Russian Progress spacecraft ‘impossible’ to dock at ISS, could sink in ocean – Roscosmos
The Russian Progress vessel which entered the ‘wrong’ orbit on Tuesday has remained out of touch throughout the second day of its uncontrolled spinning around the earth. Its docking at the International Space Station (ISS) is deemed ‘impossible’.
In the last 24 hours the spacecraft has been detected by radio surveillance devices on the ground, but there was no result after five attempts to “reach” the Progress, RIA-Novosti reported on Wednesday.
“After additional testing on April 29 we found out that several elements and tabs of the cargo spacecraft had shut down, and we also detected the leak integrity of the major-block engine,” Igor Komarov, head of Roscosmos, said at a press conference. “As a result, the further flight of the spacecraft and its docking to the ISS are believed to be impossible.”
Roscosmos has been pessimistic about further attempts at contacting the Progress spacecraft and regaining control over it.
“We are currently monitoring the systems of the cargo spacecraft and looking for options to burn the spacecraft in the atmosphere and probably to sink it in the ocean,” Komarov added.
The Progress spacecraft is planned to be taken out of its orbit in a week’s time, and it will burn up in the Earth’s atmosphere afterwards. It presents no danger to the ISS due to a significant difference in the orbit altitude, according to the press service of the agency, which also added that “at the moment the spaceborne system of the vessel is under control.
Roscosmos experts are controlling the orbit of the cargo spacecraft and will promptly report on the developments”.
READ MORE: Russian Progress spacecraft flies too high, docking delayed
On Tuesday, Progress went to an orbit about 40 kilometers higher than initially planned, although the launch ran in a normal mode.
The docking was planned to be carried out on Thursday, but at the moment it is functioning in the emergency mode, spinning while travelling at the speed of over 7,000 meters per second. According to North American Aerospace Defense Command (NORAD), the minimal altitude of the spacecraft’s orbit has decreased by 7 km, from 193 km to 186 km.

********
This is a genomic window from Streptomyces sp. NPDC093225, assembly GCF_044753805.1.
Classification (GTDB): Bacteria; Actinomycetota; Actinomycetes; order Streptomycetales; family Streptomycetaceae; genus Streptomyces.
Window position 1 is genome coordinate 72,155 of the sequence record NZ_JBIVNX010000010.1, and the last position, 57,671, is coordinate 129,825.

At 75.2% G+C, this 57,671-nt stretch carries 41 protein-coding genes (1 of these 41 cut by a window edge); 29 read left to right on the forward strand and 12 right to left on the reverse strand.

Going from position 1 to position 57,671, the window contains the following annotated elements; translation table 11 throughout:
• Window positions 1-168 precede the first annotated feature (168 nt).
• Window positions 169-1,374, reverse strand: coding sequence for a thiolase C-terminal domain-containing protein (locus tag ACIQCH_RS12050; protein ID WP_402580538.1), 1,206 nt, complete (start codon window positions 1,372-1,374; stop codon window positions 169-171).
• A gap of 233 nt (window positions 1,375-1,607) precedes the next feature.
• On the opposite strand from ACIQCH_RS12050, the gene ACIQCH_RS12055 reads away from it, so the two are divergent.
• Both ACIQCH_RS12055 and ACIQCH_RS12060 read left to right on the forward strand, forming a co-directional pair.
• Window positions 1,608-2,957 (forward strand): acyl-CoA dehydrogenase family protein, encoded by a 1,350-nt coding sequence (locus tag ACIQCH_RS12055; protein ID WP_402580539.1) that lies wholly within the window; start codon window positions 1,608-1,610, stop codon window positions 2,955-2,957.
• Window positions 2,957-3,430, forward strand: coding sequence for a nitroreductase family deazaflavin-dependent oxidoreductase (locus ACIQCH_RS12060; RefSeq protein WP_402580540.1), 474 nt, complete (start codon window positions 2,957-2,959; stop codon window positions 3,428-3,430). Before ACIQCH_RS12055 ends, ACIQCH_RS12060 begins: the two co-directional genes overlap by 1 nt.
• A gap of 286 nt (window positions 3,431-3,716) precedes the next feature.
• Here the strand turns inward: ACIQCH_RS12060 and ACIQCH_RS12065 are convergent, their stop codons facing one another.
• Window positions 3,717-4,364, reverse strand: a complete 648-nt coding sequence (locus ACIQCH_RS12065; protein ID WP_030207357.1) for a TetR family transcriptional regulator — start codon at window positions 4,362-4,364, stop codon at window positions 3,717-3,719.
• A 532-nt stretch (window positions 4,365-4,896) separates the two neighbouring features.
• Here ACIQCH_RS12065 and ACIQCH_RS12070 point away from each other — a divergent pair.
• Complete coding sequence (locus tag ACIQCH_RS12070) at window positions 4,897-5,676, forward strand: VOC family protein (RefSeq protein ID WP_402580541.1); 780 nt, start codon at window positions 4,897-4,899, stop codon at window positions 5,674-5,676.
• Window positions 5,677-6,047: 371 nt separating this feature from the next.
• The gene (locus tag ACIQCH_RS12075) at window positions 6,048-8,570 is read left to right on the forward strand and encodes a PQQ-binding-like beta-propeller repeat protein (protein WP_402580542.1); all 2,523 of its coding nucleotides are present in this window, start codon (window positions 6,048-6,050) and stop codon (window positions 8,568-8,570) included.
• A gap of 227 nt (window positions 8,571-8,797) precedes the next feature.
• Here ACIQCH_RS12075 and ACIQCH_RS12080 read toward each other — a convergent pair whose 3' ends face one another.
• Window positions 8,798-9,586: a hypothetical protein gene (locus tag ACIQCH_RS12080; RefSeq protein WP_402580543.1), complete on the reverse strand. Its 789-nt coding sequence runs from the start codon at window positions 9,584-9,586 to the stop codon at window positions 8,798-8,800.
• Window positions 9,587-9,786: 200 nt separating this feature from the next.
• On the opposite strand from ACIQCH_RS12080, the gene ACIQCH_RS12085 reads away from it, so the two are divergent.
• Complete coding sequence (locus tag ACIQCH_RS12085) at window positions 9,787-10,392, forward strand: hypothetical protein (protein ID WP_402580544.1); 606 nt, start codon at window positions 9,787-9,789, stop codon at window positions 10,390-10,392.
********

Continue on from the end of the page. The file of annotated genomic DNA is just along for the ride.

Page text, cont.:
“One thing is clear – the abnormal situation with the “Progress” occurred at the moment of the dispersion of the rocket and the spacecraft,” first deputy head of Roscosmos Alexander Ivanov said.
The cost of the failed launch has been estimated at nearly 2.6 billion rubles ($51 million), which coincides with the cost of the insurance, according to Interfax.
The 7-meter-long vessel is carrying 2.5 tons of supplies for the ISS crew, including food, water and fuel. The cargo is however not of vital importance to the crew, officials have insisted.
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“The astronauts on the station – there are six of them now, three Russians, two Americans and an Italian – have enough supplies to last at least te next four months. They just got a fresh supply of food and geer from a US spaceship, launched earlier this month,” the managing editor at SPACE.com, Tariq Malik told RT.
“They may have to go without some of the treats on board, the care packages, that their families sent, fresh fruit and vegetables that they normally get on these Progress vehicles,” Malik added.
The launch dates of other Progress vessels, planned for this year, are subject to change, Roscosmos stated on Wednesday.
However, the launch of the next expedition to the ISS is likely to take place as scheduled before, at the end of May. A source told RIA-Novosti that the date will probably remain May 26, because “the manned spacecraft Soyuz TMA-17M is carried by the launcher rocket Soyuz-FG, not its upgraded version Soyuz-2.1а”.
The new expedition is set to include Russian cosmonaut Oleg Kononenko, Japanese astronaut Kimiya Yui and American astronaut Kjell Lindgren.